Residents in three northern Anne Arundel County ZIP code areas will face water restrictions starting May 1. The restrictions - which apply to ZIP codes 21226, 21122 and 21060 - are necessary to repair a Baltimore water line that broke last year, said County Executive Janet S. Owens. The city water line supplies water to parts of northern Anne Arundel. The restrictions, which will remain in place indefinitely, will be in effect from 5 p.m. to midnight Monday through Thursday, and all day Friday through Sunday.
BUSINESS
By Natalie Sherman, The Baltimore Sun | June 21, 2014
It's hard to see a benefit in a high-profile redevelopment project being delayed four years, but Caroline Moore has found one. Moore, the lead developer for the 28-acre State Center project, said the setback caused by a lawsuit - which was dismissed this spring - has created a chance to incorporate the latest environmental techniques into the designs. The project could introduce Baltimore's first "ecodistrict," creating a zone with a set of common environmental goals and infrastructure systems to help meet the targets.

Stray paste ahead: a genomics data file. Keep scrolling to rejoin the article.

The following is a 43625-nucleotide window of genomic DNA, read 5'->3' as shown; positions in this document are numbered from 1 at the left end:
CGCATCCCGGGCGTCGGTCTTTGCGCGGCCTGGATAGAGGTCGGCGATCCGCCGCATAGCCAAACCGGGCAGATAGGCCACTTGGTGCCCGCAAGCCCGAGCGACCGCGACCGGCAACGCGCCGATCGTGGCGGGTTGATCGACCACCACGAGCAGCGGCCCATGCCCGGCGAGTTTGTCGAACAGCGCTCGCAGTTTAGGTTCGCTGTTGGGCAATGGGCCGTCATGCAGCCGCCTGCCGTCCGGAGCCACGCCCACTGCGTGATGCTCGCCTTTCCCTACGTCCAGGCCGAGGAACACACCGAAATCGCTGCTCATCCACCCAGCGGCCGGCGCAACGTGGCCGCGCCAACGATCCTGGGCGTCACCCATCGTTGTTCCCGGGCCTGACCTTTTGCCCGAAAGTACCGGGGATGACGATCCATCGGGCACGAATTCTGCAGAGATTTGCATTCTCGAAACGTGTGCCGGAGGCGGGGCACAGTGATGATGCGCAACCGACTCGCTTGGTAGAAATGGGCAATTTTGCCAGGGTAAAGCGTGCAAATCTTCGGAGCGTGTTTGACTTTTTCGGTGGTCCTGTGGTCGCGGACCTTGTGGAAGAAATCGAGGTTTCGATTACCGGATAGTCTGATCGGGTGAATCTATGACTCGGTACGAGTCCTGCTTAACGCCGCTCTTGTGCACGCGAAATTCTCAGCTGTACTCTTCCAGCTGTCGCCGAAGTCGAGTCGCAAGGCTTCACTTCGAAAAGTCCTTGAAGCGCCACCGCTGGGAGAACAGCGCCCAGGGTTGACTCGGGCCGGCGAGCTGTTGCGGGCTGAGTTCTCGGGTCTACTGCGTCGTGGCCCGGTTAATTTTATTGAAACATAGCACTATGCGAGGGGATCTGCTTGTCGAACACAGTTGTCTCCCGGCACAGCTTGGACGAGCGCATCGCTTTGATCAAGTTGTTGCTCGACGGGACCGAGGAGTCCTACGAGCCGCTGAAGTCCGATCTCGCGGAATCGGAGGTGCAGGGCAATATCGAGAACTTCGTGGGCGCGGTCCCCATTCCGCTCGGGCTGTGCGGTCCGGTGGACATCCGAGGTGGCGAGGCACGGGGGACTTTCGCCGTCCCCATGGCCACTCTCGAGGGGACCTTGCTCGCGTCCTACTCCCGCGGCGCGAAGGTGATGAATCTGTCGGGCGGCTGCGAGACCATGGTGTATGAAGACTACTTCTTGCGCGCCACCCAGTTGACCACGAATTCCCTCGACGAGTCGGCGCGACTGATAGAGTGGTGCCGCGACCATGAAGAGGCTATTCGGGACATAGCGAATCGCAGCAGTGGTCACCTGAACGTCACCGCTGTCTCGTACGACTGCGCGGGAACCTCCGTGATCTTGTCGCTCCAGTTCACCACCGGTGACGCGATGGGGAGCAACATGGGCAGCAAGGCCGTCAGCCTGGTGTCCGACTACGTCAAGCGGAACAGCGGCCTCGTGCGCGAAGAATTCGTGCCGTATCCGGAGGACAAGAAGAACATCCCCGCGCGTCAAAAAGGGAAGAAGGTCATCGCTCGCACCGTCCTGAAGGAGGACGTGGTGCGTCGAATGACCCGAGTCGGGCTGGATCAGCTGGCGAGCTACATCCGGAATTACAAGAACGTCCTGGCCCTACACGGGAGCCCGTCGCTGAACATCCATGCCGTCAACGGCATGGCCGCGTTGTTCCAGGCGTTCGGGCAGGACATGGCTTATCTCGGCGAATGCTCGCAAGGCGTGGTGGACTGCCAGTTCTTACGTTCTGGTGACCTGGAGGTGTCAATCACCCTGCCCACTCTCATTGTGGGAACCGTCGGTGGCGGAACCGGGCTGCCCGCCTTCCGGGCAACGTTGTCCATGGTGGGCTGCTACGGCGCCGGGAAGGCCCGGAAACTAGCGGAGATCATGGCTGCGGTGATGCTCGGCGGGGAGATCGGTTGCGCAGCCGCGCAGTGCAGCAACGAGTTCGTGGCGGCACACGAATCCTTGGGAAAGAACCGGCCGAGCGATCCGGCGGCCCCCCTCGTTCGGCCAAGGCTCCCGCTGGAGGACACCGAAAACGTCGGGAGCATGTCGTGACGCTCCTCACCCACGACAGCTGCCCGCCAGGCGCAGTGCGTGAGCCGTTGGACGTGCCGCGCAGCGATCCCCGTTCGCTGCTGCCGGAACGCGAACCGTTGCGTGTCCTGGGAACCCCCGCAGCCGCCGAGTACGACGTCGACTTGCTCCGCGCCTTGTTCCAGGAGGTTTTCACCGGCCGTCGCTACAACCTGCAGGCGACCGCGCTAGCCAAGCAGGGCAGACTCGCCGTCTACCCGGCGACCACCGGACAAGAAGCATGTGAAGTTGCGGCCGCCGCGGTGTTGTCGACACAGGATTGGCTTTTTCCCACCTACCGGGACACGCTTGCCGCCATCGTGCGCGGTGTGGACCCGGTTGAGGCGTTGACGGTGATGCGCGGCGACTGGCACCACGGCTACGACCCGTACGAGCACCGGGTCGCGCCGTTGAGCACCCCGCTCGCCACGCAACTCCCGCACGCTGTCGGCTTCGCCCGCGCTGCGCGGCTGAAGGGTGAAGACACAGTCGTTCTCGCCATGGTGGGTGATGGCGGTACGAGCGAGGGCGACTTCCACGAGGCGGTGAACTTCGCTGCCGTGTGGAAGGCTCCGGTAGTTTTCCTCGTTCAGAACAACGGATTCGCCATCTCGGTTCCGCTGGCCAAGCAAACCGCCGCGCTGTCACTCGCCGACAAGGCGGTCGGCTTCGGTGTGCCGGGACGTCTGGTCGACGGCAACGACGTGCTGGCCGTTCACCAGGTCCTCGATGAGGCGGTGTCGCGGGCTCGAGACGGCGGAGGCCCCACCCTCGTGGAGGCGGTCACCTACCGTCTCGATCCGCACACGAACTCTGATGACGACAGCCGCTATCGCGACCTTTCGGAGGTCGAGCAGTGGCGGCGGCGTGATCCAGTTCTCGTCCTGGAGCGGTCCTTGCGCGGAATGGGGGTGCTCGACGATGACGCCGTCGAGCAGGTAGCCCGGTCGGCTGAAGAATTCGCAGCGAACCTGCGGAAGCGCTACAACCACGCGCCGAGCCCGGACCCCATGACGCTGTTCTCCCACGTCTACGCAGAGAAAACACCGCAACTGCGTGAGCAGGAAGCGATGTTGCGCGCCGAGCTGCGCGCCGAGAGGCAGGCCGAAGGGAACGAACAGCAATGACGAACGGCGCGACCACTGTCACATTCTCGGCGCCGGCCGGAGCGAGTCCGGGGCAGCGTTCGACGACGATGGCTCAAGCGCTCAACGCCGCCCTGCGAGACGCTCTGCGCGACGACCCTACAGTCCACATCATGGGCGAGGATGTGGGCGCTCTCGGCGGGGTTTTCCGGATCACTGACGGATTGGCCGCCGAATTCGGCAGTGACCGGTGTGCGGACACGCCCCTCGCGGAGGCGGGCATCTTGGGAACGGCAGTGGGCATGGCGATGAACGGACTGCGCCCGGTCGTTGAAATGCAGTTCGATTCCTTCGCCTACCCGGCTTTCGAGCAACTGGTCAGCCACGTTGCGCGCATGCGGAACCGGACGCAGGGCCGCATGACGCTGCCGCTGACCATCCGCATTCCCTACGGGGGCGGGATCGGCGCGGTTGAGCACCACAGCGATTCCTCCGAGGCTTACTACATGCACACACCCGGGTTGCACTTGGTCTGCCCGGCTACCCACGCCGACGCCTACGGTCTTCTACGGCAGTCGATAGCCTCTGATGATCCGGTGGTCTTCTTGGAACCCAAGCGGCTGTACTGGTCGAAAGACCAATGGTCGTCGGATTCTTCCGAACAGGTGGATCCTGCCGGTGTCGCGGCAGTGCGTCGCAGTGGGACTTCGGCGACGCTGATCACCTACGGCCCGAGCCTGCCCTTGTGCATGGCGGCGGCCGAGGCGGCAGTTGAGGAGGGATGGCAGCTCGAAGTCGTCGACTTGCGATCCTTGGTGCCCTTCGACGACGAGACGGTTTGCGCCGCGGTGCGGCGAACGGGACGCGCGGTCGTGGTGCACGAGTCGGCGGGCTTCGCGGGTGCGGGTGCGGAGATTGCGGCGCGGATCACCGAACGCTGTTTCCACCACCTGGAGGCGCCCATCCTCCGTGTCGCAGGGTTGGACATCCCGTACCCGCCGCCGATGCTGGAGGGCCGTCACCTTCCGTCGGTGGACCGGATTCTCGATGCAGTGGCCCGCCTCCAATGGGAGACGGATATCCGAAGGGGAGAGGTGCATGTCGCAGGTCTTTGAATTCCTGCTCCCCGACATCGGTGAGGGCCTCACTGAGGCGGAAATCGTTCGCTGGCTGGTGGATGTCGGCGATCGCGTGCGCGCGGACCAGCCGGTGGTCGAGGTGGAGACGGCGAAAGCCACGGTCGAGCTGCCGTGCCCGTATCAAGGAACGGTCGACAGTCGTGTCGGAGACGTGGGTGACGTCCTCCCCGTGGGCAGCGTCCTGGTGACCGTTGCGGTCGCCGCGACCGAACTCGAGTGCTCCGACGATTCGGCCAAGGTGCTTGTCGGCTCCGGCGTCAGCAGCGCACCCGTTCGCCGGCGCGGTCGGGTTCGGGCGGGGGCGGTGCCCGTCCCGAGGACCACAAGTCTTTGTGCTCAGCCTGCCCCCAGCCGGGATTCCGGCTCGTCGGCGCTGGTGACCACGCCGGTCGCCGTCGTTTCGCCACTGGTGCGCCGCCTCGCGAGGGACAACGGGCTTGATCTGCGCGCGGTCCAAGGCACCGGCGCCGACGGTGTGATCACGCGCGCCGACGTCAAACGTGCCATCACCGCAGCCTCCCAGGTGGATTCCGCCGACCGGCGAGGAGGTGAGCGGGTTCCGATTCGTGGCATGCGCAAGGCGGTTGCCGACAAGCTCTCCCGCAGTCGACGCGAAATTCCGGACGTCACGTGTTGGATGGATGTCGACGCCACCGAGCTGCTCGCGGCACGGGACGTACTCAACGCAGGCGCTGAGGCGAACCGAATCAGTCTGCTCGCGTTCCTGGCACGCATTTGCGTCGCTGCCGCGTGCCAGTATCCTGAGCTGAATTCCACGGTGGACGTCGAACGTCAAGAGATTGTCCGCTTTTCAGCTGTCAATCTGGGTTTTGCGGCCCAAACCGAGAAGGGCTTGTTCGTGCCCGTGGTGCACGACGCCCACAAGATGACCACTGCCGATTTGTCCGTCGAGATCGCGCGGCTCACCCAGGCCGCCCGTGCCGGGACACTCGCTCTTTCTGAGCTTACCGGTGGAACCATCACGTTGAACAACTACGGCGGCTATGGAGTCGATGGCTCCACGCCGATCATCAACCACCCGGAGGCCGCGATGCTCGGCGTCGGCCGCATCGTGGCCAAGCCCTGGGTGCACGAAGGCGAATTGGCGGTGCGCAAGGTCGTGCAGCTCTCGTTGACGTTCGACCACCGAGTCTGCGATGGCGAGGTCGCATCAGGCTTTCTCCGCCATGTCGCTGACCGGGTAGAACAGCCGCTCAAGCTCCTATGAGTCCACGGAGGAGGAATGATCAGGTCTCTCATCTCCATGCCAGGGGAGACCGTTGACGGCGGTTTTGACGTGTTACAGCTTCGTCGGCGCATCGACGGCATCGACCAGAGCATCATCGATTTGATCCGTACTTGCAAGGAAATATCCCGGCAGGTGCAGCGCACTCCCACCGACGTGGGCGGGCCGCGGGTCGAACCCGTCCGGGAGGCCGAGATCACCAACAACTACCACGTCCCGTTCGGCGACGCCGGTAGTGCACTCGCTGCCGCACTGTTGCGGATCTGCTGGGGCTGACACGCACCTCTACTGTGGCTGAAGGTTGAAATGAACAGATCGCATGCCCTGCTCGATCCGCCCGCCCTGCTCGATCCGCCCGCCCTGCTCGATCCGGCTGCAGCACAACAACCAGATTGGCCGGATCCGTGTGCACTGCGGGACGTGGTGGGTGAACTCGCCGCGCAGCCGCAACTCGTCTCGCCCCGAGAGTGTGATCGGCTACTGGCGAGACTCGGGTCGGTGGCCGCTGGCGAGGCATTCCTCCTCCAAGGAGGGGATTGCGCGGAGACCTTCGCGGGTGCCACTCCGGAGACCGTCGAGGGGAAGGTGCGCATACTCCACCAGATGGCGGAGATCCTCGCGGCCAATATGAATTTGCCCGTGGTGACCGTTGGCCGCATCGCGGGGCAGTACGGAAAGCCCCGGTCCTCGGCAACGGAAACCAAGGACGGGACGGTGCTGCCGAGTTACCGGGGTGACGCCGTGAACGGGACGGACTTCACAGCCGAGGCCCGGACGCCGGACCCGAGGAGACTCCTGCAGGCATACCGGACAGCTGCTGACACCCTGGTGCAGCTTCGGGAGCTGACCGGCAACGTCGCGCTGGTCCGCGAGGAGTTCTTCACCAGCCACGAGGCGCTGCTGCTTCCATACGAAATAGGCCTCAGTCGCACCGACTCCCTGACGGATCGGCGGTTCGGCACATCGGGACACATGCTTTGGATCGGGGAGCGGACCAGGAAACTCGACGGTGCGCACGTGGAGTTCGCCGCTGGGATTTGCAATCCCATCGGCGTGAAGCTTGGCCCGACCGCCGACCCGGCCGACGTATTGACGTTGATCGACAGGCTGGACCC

NEWS
May 9, 2003
Anne Arundel County has agreed to ease water restrictions on north county residents, Councilman Ronald C. Dillon Jr. announced yesterday. Residents within three ZIP codes - 21122, 21060 and 21226 - will be allowed nonrestrictive water use on Saturdays and Sundays from midnight to 11 a.m. The eased restrictions take effect May 17, Dillon said. Water use has been restricted since May 1. The restrictions will remain in place while repairs are completed on a Baltimore waterline that broke last year.
NEWS
By Scott Dance | May 8, 2012
The Maryland Department of the Environment on Tuesday extended a drought watch to western Maryland and parts of central Maryland. A drought watch was already in effect for the Eastern Shore since April 13. The drought watch includes all of Harford and Carroll counties and parts of Baltimore and Howard counties, as well as Frederick County and points west. It doesn't include areas that get water service through Baltimore city. MDE issues a drought watch when at least two indicators show developing drought conditions.